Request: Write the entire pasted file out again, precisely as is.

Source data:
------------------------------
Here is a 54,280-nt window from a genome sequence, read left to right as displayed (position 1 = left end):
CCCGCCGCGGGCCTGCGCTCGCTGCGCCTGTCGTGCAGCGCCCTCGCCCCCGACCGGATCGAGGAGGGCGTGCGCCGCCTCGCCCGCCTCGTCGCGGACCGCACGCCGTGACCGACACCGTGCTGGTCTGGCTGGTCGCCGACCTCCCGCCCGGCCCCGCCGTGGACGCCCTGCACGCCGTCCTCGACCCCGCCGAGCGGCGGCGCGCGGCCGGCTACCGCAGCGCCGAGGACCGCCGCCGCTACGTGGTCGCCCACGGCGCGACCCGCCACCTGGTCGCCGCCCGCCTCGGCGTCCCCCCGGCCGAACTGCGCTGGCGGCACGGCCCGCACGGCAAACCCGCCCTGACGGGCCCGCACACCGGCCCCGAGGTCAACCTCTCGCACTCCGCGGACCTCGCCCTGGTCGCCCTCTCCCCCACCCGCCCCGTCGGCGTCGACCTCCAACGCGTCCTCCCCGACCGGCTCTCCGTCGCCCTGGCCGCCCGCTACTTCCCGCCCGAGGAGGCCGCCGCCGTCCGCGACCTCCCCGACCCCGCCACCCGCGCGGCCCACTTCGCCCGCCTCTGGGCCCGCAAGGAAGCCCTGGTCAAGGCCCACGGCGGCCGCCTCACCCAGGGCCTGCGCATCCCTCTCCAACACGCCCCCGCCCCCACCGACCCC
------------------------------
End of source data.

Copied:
Here is a 54,280-nt window from a genome sequence, read left to right as displayed (position 1 = left end):
CCCGCCGCGGGCCTGCGCTCGCTGCGCCTGTCGTGCAGCGCCCTCGCCCCCGACCGGATCGAGGAGGGCGTGCGCCGCCTCGCCCGCCTCGTCGCGGACCGCACGCCGTGACCGACACCGTGCTGGTCTGGCTGGTCGCCGACCTCCCGCCCGGCCCCGCCGTGGACGCCCTGCACGCCGTCCTCGACCCCGCCGAGCGGCGGCGCGCGGCCGGCTACCGCAGCGCCGAGGACCGCCGCCGCTACGTGGTCGCCCACGGCGCGACCCGCCACCTGGTCGCCGCCCGCCTCGGCGTCCCCCCGGCCGAACTGCGCTGGCGGCACGGCCCGCACGGCAAACCCGCCCTGACGGGCCCGCACACCGGCCCCGAGGTCAACCTCTCGCACTCCGCGGACCTCGCCCTGGTCGCCCTCTCCCCCACCCGCCCCGTCGGCGTCGACCTCCAACGCGTCCTCCCCGACCGGCTCTCCGTCGCCCTGGCCGCCCGCTACTTCCCGCCCGAGGAGGCCGCCGCCGTCCGCGACCTCCCCGACCCCGCCACCCGCGCGGCCCACTTCGCCCGCCTCTGGGCCCGCAAGGAAGCCCTGGTCAAGGCCCACGGCGGCCGCCTCACCCAGGGCCTGCGCATCCCTCTCCAACACGCCCCCGCCCCCACCGACCCC